Early Stage RCC: We Caught it Early. I Was Lucky; –Maybe Not So!

One of the warnings about kidney cancer is that it is sneaky. Researchers call it aggressive and insidious in nature, as there is a 20-40% recurrence rate for clinically localized disease, i.e, small, hasn’t spread, not to worry, etc. There are many patients who feel reassured by the doctor, generally a surgeon, that “we got it all”, and that there was no need for additional follow up.  No CT scans, no blood tests, no nothing. 

Most patients are pretty grateful until RCC lives up to its sneaky reputation and makes a surprise return.  Since the return is indeed sneaky, is it also sporadic?  Is there a way to know which of those patients might need far closer monitoring, or should all of these patients have multiple CT scans or just wait until there is a return.  Most early tumors are found incidentally, while checking on something else. That “lucky” patient with a RCC diagnosis may be part of the group which will never have another problem again, or part of the  20-40% who gets “lucky” again.  That return of disease can also be silent, with the patient at an advanced stage and in far worse shape than the first time around.  What to do?  CT scans have their disadvantages, and living under a cloud is pretty hard, and getting RCC again beyond discouraging.

Those nameless researchers, for whom I say prayers of thanks often, have a new tool to determine which early RCC tumors are naturally more aggressive.  With this info, patients can be monitored more closely, while the others can live with greater confidence.  We’ve been hearing about BRCA genes in breast cancer, thanks to the attention-getting Angelina Jolie. Now we are learning about a related protein in RCC.  The expression of this protein helps refine the risks of the early stage RCC patient.

Now it gets a bit technical,but it is important to understand the science here to understand its impact.  he expression or lack of expression of some genes can impact prognosis, or clinical expectations, in cancer patients.  In clear cell RCC, not the rare variants,such as papillary or others, the  lowered or negative (or lack of) expression of BAP1 may signal a cancer that is naturally more aggressive than others.  BAP1, also called BRCA1 associated protein-1, is an enzyme which plays a role in cell development, can be mutated or changed in breast and lung cancers, which has been recognized for some time.  Recently the Mayo Clinic released a report which indicates that the lack of BAP1 in early stage RCC was associated with greater risk of death for those patients.  This is important stuff.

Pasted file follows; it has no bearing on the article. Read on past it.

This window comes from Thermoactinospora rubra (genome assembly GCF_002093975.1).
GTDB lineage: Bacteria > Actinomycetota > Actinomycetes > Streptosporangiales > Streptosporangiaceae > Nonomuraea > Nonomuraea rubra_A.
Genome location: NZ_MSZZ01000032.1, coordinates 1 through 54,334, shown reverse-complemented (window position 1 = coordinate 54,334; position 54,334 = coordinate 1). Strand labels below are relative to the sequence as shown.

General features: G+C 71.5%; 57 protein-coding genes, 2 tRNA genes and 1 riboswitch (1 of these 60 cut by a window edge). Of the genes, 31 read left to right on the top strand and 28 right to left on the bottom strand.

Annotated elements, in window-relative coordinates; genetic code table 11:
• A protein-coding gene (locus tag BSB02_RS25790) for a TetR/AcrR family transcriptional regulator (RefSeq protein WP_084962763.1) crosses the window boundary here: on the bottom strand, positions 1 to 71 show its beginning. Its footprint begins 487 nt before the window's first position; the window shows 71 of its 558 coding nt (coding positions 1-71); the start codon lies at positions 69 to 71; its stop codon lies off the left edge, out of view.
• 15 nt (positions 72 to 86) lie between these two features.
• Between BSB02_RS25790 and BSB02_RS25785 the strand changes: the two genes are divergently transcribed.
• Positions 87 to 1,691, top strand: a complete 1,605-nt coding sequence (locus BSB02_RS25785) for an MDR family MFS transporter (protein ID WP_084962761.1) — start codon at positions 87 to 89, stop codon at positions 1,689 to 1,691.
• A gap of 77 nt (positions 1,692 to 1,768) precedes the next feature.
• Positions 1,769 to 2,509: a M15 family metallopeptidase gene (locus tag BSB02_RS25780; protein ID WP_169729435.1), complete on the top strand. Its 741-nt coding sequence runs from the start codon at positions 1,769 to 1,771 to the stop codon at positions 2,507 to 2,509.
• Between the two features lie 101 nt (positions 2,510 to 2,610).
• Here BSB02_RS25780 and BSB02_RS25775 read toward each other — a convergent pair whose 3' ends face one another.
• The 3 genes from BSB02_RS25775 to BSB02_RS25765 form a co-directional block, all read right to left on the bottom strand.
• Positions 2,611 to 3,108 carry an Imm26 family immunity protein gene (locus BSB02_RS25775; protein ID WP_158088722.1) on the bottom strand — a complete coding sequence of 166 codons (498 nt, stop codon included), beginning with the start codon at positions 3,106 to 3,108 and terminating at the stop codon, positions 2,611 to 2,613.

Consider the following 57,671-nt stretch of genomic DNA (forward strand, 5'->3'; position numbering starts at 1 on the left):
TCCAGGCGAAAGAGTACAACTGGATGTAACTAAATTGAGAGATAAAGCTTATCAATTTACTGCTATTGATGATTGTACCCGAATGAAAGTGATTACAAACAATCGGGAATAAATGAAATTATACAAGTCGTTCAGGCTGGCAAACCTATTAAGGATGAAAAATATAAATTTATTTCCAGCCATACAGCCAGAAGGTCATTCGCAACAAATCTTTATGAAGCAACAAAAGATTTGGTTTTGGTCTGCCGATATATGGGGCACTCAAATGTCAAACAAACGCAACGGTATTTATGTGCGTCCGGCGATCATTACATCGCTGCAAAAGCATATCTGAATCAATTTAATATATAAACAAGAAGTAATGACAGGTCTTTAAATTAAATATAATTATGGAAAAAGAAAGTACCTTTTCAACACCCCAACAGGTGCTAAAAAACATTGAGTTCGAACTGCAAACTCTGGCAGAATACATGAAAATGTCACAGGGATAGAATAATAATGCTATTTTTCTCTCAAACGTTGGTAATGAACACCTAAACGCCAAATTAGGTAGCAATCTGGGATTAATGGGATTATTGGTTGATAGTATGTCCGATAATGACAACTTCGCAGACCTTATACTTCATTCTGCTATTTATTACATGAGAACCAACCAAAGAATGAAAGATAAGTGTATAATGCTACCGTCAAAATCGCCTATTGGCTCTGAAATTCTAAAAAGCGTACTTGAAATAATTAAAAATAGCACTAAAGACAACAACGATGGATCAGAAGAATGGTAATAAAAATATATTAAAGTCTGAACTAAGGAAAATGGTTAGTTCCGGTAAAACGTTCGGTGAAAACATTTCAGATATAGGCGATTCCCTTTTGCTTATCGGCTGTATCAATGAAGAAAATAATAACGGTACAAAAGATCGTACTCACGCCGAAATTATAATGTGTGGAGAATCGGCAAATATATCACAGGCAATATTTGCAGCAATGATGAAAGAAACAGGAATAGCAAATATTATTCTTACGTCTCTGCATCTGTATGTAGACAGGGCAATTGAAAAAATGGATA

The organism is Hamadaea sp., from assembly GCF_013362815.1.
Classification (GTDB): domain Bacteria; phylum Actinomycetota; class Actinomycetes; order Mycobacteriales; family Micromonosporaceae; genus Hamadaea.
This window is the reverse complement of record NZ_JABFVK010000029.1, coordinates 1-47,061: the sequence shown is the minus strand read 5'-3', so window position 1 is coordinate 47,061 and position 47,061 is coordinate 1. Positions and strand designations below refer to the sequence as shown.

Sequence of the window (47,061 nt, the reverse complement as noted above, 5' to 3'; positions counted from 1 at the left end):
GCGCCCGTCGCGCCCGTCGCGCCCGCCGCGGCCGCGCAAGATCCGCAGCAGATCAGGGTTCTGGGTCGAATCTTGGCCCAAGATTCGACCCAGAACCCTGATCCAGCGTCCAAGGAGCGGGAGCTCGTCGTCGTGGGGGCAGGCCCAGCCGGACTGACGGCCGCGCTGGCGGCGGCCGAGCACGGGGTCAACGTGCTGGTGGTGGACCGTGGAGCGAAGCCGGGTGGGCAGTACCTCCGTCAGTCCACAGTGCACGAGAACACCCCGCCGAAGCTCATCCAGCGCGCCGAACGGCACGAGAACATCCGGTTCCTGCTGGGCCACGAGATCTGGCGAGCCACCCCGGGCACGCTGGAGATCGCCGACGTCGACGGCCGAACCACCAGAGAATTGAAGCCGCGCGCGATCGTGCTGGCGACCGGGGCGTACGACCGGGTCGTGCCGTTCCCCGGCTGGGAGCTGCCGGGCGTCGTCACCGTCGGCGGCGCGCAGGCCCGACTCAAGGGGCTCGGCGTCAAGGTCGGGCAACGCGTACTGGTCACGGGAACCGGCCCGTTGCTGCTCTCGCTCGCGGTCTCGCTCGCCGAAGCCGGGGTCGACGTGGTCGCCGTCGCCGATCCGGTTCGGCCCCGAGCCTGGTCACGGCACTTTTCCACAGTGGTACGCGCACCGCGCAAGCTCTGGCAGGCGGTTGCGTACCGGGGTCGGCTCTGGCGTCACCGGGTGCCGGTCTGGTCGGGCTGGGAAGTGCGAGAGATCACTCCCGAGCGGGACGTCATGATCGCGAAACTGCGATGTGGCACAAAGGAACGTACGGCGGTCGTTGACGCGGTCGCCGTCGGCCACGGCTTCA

How do they know this?  The researchers can detect that expression in tumors.  They compared its presence with the outcomes of patients described above.  They used 1,479 tumors from patients with nephrectomies for localized ccRCC.  This is a very large sample, something important in any trial or research of this nature.  They were able to test 98% of the samples provided, and found 10.5% were negative for BAP1, 84.8% were BAP1 positive, and the balance were unclear.  After 8.3 years of following patients (Notice how long it can take to get GOOD data.), 1,092 patients were alive, and 252 had ccRCC specific death.  Those patients who had BAP1-negative tumors were at a threefold increase risk of death compared to those with BAP1-positive tumors.

Thus, the researcher advocate using BAP1 staining, or analyses, post surgery, to monitor those patients at greater risk of recurrence and death from this subset of ccRCC patients who are likely at greater risk.

All the nagging that kidney cancer patients do to one another to be monitored, despite having had small tumor which was supposedly completely excised is not as effective as it should be.  Neither is the “Don’t worry, we got it all” attitude that too often impedes a proper monitoring.  This new tool is more objective and should be part of the post ccRCC surgery monitoring.

Just to stir up extra trouble, there may be a case for getting a biopsy to use for this testing, when the small, incidentally found tumor is “slated to be ablated”.  Would a biopsy be appropriate, in order to see the level of this protein and the aggressiveness of the tumor?  Stay tuned.





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2 Responses to Early Stage RCC: We Caught it Early. I Was Lucky; –Maybe Not So!

  1. Mcashman

    Hey Peggy Thanks for writing this. This only applies to the newly diagnosed though right? For ex Mike had his tumor removed in 2003 and it is long gone. I assume there are slides somewhere I the pits of MSK, but do they need actually tissue samples to look for the information you are talking about? Marianne

    Sent from my iPad


    • Marianne,
      I cannot say for sure, but assume that the slides which were used in this were retrieved from older slides, and certainly would not hesitate to reach the people through the article data. I am watching for more of this, as it is really important. This type of study and more like it will change how we treat and monitor all cancer patients, and will change more rapidly than would have been though 3-4 years ago. Peggy

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